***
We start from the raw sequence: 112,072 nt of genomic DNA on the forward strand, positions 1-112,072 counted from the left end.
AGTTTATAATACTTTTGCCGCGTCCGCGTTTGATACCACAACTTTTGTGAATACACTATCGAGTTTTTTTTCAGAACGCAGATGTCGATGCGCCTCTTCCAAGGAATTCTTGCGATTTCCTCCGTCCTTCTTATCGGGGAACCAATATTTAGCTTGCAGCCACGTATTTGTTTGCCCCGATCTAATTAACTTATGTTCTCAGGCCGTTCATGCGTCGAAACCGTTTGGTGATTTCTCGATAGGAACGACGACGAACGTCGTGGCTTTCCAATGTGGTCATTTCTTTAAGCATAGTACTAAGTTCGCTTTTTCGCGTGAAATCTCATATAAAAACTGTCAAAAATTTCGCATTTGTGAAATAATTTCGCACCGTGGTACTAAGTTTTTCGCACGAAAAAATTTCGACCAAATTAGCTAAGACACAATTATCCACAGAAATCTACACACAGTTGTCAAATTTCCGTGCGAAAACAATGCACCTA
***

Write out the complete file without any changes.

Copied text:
We start from the raw sequence: 112,072 nt of genomic DNA on the forward strand, positions 1-112,072 counted from the left end.
AGTTTATAATACTTTTGCCGCGTCCGCGTTTGATACCACAACTTTTGTGAATACACTATCGAGTTTTTTTTCAGAACGCAGATGTCGATGCGCCTCTTCCAAGGAATTCTTGCGATTTCCTCCGTCCTTCTTATCGGGGAACCAATATTTAGCTTGCAGCCACGTATTTGTTTGCCCCGATCTAATTAACTTATGTTCTCAGGCCGTTCATGCGTCGAAACCGTTTGGTGATTTCTCGATAGGAACGACGACGAACGTCGTGGCTTTCCAATGTGGTCATTTCTTTAAGCATAGTACTAAGTTCGCTTTTTCGCGTGAAATCTCATATAAAAACTGTCAAAAATTTCGCATTTGTGAAATAATTTCGCACCGTGGTACTAAGTTTTTCGCACGAAAAAATTTCGACCAAATTAGCTAAGACACAATTATCCACAGAAATCTACACACAGTTGTCAAATTTCCGTGCGAAAACAATGCACCTA